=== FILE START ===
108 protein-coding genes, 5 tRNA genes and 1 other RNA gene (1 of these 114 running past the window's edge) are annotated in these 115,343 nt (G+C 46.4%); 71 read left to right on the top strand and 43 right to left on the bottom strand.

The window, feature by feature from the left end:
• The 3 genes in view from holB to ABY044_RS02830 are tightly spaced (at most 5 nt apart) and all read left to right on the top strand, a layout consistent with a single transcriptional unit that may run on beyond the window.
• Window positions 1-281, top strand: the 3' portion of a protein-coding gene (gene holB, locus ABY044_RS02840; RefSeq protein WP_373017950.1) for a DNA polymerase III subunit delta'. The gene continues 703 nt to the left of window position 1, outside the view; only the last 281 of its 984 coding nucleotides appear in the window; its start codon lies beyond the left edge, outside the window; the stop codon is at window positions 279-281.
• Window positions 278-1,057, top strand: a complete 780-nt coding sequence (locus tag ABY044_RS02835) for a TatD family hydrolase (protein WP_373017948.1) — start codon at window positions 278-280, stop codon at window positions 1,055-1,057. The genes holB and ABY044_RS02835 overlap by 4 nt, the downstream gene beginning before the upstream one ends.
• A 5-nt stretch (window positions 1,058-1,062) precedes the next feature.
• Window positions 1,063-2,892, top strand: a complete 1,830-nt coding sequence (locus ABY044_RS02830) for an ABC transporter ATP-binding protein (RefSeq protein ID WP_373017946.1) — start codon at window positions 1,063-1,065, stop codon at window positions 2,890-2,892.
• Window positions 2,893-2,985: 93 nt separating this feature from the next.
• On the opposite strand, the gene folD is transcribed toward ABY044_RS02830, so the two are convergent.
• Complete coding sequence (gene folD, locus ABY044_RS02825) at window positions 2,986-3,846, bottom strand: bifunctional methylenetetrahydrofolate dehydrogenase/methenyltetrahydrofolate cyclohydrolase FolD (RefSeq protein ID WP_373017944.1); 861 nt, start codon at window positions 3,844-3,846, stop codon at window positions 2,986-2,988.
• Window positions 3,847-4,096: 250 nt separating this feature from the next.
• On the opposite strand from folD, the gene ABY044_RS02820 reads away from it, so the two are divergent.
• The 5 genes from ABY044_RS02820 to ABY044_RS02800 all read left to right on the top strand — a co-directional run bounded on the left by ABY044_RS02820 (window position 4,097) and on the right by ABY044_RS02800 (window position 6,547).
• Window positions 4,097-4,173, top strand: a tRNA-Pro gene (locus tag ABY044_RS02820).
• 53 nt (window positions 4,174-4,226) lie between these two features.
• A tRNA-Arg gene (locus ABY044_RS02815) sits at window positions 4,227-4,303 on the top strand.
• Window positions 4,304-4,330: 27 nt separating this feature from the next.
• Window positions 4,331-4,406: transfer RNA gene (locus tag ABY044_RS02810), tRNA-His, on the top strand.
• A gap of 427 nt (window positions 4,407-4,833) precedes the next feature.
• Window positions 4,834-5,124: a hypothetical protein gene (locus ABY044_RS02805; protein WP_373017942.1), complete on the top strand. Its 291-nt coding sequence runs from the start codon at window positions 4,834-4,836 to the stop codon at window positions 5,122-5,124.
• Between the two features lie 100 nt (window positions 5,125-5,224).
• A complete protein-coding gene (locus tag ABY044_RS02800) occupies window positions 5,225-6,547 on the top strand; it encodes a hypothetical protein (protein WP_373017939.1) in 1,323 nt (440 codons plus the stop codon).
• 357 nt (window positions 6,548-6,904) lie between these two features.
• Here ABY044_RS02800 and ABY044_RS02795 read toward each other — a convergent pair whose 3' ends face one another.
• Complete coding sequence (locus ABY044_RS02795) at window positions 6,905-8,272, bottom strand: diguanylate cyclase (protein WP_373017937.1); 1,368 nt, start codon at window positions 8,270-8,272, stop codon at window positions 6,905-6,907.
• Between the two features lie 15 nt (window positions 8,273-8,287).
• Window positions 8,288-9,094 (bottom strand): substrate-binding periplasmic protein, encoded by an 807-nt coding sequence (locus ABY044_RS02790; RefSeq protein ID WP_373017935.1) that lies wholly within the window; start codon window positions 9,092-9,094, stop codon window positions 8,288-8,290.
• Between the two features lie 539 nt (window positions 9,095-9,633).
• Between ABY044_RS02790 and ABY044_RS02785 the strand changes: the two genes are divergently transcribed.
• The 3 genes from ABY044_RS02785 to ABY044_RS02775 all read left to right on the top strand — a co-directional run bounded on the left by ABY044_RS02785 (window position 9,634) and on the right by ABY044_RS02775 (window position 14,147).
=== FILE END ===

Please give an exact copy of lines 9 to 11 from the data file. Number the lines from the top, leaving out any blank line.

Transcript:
• On the opposite strand, the gene folD is transcribed toward ABY044_RS02830, so the two are convergent.
• Complete coding sequence (gene folD, locus ABY044_RS02825) at window positions 2,986-3,846, bottom strand: bifunctional methylenetetrahydrofolate dehydrogenase/methenyltetrahydrofolate cyclohydrolase FolD (RefSeq protein ID WP_373017944.1); 861 nt, start codon at window positions 3,844-3,846, stop codon at window positions 2,986-2,988.
• Window positions 3,847-4,096: 250 nt separating this feature from the next.